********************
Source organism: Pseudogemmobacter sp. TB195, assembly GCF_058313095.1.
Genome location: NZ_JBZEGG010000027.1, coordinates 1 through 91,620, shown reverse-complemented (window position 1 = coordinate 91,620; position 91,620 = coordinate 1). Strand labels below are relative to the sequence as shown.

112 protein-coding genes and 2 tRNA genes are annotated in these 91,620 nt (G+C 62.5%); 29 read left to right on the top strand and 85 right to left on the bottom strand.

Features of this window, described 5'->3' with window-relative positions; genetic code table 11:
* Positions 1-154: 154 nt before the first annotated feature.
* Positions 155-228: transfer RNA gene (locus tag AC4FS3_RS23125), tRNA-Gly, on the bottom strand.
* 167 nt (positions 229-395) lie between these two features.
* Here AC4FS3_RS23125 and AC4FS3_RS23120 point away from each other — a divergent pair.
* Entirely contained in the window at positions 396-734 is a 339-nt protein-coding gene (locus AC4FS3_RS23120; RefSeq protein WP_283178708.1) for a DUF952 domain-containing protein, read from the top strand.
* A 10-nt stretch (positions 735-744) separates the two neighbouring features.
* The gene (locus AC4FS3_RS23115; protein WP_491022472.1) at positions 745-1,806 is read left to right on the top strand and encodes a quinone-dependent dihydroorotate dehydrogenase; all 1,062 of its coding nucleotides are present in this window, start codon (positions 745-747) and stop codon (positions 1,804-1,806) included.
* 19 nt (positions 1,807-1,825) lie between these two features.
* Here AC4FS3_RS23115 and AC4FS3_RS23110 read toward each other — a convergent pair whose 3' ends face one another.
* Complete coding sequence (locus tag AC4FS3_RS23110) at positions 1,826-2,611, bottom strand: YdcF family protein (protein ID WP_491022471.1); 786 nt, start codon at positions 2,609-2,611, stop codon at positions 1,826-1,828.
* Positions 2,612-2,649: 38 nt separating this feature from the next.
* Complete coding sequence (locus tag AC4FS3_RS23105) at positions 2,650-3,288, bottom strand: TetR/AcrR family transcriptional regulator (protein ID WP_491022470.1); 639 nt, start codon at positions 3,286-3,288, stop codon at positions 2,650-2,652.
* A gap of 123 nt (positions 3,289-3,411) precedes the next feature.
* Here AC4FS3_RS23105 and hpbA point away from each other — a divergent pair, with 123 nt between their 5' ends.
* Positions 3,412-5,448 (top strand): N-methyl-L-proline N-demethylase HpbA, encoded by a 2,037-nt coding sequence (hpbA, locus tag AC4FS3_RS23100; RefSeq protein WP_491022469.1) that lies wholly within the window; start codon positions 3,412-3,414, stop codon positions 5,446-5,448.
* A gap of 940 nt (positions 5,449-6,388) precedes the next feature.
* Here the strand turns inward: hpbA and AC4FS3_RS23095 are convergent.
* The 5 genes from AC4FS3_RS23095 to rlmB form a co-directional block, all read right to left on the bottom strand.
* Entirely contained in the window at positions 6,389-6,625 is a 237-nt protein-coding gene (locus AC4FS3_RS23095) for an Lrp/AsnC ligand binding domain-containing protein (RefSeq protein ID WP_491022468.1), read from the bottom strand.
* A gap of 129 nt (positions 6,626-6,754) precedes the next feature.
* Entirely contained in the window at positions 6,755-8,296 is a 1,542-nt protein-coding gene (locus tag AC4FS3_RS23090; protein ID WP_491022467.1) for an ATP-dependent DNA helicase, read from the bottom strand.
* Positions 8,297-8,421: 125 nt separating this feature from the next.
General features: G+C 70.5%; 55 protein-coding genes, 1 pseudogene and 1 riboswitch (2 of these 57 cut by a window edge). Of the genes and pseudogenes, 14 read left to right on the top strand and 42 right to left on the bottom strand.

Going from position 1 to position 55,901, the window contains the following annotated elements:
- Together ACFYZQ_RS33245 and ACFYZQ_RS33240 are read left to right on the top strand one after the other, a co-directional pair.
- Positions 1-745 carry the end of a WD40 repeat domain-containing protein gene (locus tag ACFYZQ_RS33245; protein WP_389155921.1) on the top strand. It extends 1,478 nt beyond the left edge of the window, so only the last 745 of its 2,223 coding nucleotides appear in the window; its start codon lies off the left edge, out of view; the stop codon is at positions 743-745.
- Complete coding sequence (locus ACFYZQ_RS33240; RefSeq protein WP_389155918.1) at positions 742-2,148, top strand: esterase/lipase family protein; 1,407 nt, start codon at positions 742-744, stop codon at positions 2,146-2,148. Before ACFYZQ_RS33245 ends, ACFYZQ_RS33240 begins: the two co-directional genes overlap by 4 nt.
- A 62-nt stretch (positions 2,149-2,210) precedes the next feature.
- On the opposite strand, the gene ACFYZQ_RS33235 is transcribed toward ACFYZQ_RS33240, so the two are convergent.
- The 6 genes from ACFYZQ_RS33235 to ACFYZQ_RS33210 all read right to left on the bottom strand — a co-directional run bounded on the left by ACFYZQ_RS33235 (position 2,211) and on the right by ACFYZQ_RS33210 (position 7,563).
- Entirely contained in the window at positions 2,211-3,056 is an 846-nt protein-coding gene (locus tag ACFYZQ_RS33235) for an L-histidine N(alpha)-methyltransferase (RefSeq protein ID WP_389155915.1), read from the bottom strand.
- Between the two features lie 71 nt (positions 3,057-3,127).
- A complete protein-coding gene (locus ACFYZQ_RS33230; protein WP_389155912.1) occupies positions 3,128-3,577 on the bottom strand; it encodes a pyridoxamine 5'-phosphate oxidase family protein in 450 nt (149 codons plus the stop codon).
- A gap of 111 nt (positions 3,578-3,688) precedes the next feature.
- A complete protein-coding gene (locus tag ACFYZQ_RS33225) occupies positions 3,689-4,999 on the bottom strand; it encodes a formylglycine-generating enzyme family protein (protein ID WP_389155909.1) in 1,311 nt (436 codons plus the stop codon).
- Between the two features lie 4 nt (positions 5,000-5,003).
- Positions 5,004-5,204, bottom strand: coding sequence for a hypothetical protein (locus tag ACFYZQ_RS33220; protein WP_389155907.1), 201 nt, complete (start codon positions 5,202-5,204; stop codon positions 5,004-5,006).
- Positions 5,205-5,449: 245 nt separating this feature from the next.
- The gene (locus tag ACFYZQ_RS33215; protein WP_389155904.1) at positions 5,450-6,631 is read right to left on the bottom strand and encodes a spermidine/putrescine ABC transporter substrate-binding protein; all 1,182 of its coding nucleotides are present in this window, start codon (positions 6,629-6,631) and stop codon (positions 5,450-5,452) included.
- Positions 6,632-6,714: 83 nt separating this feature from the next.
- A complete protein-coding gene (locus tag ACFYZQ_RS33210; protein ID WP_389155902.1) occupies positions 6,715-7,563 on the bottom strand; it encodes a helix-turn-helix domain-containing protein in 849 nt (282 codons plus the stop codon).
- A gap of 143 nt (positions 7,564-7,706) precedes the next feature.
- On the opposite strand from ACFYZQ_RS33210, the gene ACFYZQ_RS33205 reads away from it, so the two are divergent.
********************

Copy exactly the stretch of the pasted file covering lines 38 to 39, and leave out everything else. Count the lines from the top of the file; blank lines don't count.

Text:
- A gap of 111 nt (positions 3,578-3,688) precedes the next feature.
- A complete protein-coding gene (locus tag ACFYZQ_RS33225) occupies positions 3,689-4,999 on the bottom strand; it encodes a formylglycine-generating enzyme family protein (protein ID WP_389155909.1) in 1,311 nt (436 codons plus the stop codon).